NCDHHS Seeks Input on Medicaid Transformation
DHHS issued a press release this week seeking input in the transition to managed care (News and Observer story). The release was accompanied by a detailed memo outlining the areas the department was seeking input. These included how NC’s Medicaid program should:
- Care for the whole person to improve physical and mental health
- Help health care professionals transition to managed care
- Manage care to improve overall health, not only to treat injury or illness
- Consider how income, housing, lifestyle, etc., affect health and health care services
- Improve the quality of care
- Pay for value
- Increase access to care and treatment of substance use disorder
Four public hearings have been scheduled, the first of which will be Monday in Greensboro. The other three will be in Greenville (May 10), Asheville (May 12), and Raleigh (May 16).
Debate Over Medicaid Expansion in NC Continues
On newspaper opinion pages around the state, the debate over Medicaid expansion continued to rage this week. WRAL argued in an editorial that “The lack of expansion of Medicaid is both morally bankrupt and fiscally inexcusable.” Katherine Restrepo, director of health care policy for the John Locke Foundation, a conservative Raleigh-based think tank disagreed. Writing in the Wilmington Star-News, Restrepo said that expanding Medicaid would be a mistake. “Rather than extend the reach of Obamacare, state lawmakers should do what they can to make health care itself more affordable.”
Despite Conservative Support, GOP Obamacare Replacement Remains Stalled
Last week Republican’s floated a new Obamacare replacement in hopes of getting a vote before Trump’s 100-day mark. While the new bill won support from conservative members of the House Freedom caucus, whose opposition sunk House Speaker Paul Ryan’s American Health Care Act, no vote came this week. Nor is one likely anytime soon. In a press conference Thursday, Speaker Ryan said that leadership will hold a vote when there’s enough support to pass a bill. “We want to go when we’re ready to go,” Ryan said. “This has been a very organic, bottom-up process. It takes time to do that.”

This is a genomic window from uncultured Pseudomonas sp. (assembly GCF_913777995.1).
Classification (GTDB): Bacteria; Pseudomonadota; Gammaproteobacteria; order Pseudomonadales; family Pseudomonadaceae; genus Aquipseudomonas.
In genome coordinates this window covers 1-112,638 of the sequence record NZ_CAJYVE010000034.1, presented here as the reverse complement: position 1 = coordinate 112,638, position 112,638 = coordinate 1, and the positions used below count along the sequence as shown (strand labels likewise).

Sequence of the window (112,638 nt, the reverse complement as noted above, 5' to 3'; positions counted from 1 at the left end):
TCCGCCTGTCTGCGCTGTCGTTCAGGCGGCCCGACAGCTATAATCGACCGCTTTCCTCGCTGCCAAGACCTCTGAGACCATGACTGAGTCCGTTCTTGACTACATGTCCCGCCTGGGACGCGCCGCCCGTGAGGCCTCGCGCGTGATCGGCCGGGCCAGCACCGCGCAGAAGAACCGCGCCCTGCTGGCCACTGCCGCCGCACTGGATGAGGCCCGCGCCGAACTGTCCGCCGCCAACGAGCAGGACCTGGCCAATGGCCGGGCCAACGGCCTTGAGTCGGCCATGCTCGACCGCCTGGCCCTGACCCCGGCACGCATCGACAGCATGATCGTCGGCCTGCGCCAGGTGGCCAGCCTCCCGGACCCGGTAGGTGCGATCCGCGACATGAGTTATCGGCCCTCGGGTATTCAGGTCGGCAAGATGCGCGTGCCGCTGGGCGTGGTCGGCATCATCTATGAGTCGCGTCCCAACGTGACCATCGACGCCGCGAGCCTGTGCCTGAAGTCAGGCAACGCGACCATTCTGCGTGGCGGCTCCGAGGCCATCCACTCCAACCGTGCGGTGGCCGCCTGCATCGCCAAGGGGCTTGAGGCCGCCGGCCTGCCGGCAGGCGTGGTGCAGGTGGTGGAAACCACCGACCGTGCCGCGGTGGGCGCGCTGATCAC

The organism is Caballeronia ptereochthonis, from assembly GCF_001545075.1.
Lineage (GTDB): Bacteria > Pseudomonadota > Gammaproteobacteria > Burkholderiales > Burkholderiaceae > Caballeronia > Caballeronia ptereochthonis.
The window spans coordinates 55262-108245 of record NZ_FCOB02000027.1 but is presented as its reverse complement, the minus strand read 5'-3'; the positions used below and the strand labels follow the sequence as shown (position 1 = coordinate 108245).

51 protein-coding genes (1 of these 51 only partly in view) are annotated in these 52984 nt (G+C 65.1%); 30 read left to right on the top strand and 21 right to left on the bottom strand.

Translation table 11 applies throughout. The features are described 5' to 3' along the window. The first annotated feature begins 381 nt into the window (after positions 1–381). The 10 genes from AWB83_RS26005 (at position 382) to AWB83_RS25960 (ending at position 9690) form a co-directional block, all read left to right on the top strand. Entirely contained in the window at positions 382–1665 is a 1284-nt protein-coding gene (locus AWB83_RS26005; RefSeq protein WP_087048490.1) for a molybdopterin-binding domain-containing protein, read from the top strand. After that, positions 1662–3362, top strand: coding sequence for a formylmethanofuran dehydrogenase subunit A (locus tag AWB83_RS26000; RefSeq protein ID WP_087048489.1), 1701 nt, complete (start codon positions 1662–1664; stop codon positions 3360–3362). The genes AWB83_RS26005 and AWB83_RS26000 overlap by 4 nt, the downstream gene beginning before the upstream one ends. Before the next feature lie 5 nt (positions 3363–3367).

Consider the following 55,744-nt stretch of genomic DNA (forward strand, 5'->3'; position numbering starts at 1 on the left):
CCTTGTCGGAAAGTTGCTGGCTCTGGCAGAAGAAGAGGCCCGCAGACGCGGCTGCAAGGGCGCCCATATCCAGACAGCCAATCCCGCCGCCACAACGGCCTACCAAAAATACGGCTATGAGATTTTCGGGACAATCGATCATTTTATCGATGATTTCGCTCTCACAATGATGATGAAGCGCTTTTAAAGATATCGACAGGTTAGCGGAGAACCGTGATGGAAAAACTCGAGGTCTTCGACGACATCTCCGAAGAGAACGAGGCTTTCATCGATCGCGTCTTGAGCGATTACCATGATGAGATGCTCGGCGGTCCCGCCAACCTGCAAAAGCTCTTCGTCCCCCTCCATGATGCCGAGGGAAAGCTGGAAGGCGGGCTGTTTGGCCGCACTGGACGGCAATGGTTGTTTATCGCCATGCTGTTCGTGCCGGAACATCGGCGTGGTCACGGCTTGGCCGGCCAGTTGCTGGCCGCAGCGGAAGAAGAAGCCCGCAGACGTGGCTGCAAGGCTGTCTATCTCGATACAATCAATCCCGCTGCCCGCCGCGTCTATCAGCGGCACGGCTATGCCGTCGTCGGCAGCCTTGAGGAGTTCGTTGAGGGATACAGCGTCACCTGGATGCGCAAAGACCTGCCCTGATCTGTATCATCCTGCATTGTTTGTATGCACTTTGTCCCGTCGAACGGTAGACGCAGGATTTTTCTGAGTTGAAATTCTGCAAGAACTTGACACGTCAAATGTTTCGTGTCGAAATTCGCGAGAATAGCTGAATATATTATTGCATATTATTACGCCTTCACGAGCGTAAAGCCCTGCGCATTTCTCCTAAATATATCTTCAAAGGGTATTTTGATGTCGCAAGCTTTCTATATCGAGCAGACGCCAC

Managed Care Lessons from the States
Modern Health Care looked at Medicaid managed care problems in Illinois, Iowa, and elsewhere for lessons on effective implementation. “Strong administrative processes at the state and plan level are key to making Medicaid managed care work,” they concluded. The report stressed good working relationships between providers and MCOs and focusing on whole person care as important for success.
Managed Care Important in Medicaid Expansion States
The Kaiser Family Foundation analyzed the link between managed care and Medicaid expansion in a data note out this week. The report found that the “larger increases in MCO enrollment in the Medicaid expansion states reflect a number of factors, including: the greater number of expansion versus non-expansion states with MCOs; the much larger number of Medicaid beneficiaries residing in the expansion/MCO versus non-expansion/MCO states (43.1 million versus 18.1 million in December 2016); and the expansion states’ heavy reliance on MCOs to serve newly eligible adults as well as other Medicaid beneficiaries.” Indeed, according to Kaiser, “[e]xpansion states account for 15 of the 21 states where more than 80% of Medicaid beneficiaries are in MCOs.”
Ohio Touts Medicaid Managed Care Success
A new report from MyCare Ohio says that managed care is saving the state $2.4 million a month and has improved coordination of care. The report said that nearly 82 percent if beneficiaries had an assessment of health needs completed within 90 days in 2016, up from 61 percent in 2014. Problems with payment delays to providers have largely been resolved the report said, with 90 percent of claims paid within 30 days, and nearly 99 percent within 90 days. All this shows managed care is working Greg Moody, director of the Governor’s Office of Health Transformation, told the Columbus Dispatch. So the question for lawmakers is: “Why not offer managed care to more people?”
Provider-led Medicaid Accountable Care Organizations Working in Rhode Island
Complaints about Rhode Island’s managed care program from providers have turned to praise after the state decided to allow Medicaid ACOs. Dr. Jim Fanale, chief clinical officer at Care New England, a multisite health system in Rhode Island told Modern Health Care that the ACO experiment has reduced costs and resulted in better care for the sickest Medicaid beneficiaries.